04/16/2020 If you wash your hands a lot, it doesn’t mean you’re ‘so OCD.’ Here’s what it’s really like to have it, WashingtonPost.com, John Chamberlain, PhD
04/16/2020 Coronavirus is causing a mental health crisis. Here’s how to fight it, Vox.com, Arash Javanbakht, MD
04/15/2020 What Happens To Your Body When You Are Unemployed, HuffingtonPost.com, Kristin Bianchi, PhD
04/12/2020 Making Sense of Anxiety About Everything, and Nothing, PsychologyToday.com, Joel Minden, PhD
04/08/2020 25 Dangerous Myths About Your Body You Need to Stop Believing, BestLifeonLine.com, Roseann Capanna-Hodge,EdD., LPC, BCN, LLC
04/01/2020 How to Set Up At-Home Learning Spaces for Your Kids During the Coronavirus Outbreak, Yahoo.com, Roseann Capanna-Hodge,EdD., LPC, BCN, LLC
03/30/2020 Feeling overwhelmed? Approach coronavirus as a challenge to be met, not a threat to be feared, TheConversation.com, Bethany Teachman, PhD
03/29/2020 Coronavirus preys on what terrifies us: dying alone, CNN.com, Kristin Bianchi, PhD
03/25/2020 Grieving in the midst of the coronavirus — what to know and how to help others, Marketplace.com, Kristin Bianchi, PhD
Join ADAA’s Telemental Health Directory
With people remaining at home during the COVID-19 outbreak, telemental health options are increasingly important. In addition to our Find-a-Therapist directory, ADAA offers a Telemental Health Directory open to all ADAA members at no additional cost.
It is easy to be added to the directory. Simply complete ADAA’s Telemental Health form and upload it to your member profile. Once complete, semail us at firstname.lastname@example.org and you’ll be added to the directory. To access the form, log into your member profile here and click of the “Quick Links” drop down menu. From there, select the Telemental Health form option.
If you have questions about ADAA’s therapist directories, please email us at email@example.com.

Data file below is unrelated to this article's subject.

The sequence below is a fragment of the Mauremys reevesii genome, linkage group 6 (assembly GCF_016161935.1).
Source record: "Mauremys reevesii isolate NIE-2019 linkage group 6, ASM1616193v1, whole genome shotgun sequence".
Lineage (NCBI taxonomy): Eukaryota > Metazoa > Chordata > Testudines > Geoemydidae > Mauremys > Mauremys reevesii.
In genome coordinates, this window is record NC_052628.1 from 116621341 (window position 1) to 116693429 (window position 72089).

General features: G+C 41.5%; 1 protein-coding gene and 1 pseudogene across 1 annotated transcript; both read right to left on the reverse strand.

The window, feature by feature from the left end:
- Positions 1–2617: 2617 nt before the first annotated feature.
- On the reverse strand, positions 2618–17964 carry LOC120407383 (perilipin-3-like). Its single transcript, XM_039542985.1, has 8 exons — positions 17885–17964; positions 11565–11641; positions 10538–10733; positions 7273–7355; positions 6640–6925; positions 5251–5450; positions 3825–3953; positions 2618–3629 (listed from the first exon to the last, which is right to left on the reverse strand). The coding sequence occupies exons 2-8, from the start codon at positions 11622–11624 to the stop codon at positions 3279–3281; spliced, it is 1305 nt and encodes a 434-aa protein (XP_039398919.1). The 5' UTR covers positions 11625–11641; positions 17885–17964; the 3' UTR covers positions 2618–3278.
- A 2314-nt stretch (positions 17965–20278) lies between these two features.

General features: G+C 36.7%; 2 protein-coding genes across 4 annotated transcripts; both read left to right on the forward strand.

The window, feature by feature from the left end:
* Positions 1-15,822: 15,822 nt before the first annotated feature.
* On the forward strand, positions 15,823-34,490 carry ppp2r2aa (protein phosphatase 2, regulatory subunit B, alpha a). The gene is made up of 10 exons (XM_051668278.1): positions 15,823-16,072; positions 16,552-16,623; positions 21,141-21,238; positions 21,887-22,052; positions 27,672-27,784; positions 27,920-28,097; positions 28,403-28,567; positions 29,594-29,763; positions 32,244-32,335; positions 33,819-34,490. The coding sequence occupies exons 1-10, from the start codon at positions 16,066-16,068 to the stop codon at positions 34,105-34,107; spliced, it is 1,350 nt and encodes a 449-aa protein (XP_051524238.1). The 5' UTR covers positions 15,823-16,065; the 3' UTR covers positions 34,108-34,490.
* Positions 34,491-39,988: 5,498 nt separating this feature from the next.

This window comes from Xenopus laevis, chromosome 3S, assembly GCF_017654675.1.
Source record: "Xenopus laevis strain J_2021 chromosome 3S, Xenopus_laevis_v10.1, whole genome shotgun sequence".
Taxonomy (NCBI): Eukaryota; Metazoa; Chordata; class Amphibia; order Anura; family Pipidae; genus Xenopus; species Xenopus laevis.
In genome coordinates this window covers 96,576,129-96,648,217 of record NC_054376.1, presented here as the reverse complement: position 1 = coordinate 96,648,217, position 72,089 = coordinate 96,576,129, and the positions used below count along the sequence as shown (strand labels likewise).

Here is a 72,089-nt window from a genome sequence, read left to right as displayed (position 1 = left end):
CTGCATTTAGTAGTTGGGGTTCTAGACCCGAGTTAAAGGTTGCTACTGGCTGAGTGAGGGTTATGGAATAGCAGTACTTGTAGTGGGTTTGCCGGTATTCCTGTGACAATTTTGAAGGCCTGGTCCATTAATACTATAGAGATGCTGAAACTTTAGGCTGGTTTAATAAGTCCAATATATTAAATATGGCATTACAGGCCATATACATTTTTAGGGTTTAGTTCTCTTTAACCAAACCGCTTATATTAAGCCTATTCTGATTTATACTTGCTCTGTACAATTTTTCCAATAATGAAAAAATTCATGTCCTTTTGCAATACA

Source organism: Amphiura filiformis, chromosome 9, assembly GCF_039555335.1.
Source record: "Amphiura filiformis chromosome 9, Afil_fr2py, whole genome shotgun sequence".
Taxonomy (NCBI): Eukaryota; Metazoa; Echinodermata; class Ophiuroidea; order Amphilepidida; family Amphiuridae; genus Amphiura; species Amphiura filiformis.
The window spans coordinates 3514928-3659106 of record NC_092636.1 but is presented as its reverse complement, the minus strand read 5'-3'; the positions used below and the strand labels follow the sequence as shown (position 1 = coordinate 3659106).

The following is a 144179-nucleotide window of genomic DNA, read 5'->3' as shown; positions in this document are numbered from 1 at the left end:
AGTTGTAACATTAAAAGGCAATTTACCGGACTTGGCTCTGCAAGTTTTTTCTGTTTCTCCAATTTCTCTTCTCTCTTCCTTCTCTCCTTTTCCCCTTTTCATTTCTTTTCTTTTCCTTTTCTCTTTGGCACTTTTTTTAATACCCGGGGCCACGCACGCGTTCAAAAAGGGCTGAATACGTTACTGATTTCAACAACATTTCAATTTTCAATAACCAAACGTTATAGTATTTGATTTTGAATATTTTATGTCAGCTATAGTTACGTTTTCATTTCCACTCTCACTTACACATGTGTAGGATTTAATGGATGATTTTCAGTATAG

2020 Conference Research Poster Presenter Abstracts Now Online
ADAA is delighted to partner with Wiley – the publishers of ADAA’s on-line Depression and Anxiety Journal – to feature all accepted 2020 research posters on the Journal’s website. This is the first time that we have collaborated with our Journal publishers to highlight our conference research poster abstracts and we’re excited to be able to offer this opportunity for poster presenters to share their research.
SAVE THE DATE FOR ADAA 2021
#ADAA2021 – Resilience and Recovery: From Research to Practice – will take place March 18-21, 2021 in Boston, Massachusetts. Plan now to join your colleagues for more than 140 cutting-edge conference sessions, special events, and unique networking opportunities.
The submissions and registration portal will open this summer. Stay tuned for more information.
Visit ADAA’s conference webpage for more information as it becomes available and to sign-up for conference updates.
ADAA Celebrates 40 Years
With the world in quarantine this spring due to the coronavirus pandemic, ADAA is particularly proud to be celebrating 40 years of providing a professional home for our multidisciplinary membership and working collaboratively to help the millions of people who struggle every day with anxiety disorders and/or depression find help and hope. During this difficult time, we stand strong and committed to continuing to provide free cutting-edge evidence-based treatment and research information to the global public community.
To learn more about ADAA’s first 40 years, please visit our dedicated webpage.
ADAA’s COVID-19 Virus Resource Page
ADAA understands that for many the current coronavirus outbreak is triggering increased anxiety - especially with such heightened media attention.
Visit ADAA’s resource page - updated daily - to provide helpful tips and strategies from our ADAA members. Please share this resource with your colleagues and with your clients who may be struggling with anxiety around the coronavirus or with general health anxiety concerns. The ADAA blog posts and videos contain information many need to know about the virus and helpful tips about how to mitigate against increased anxiety.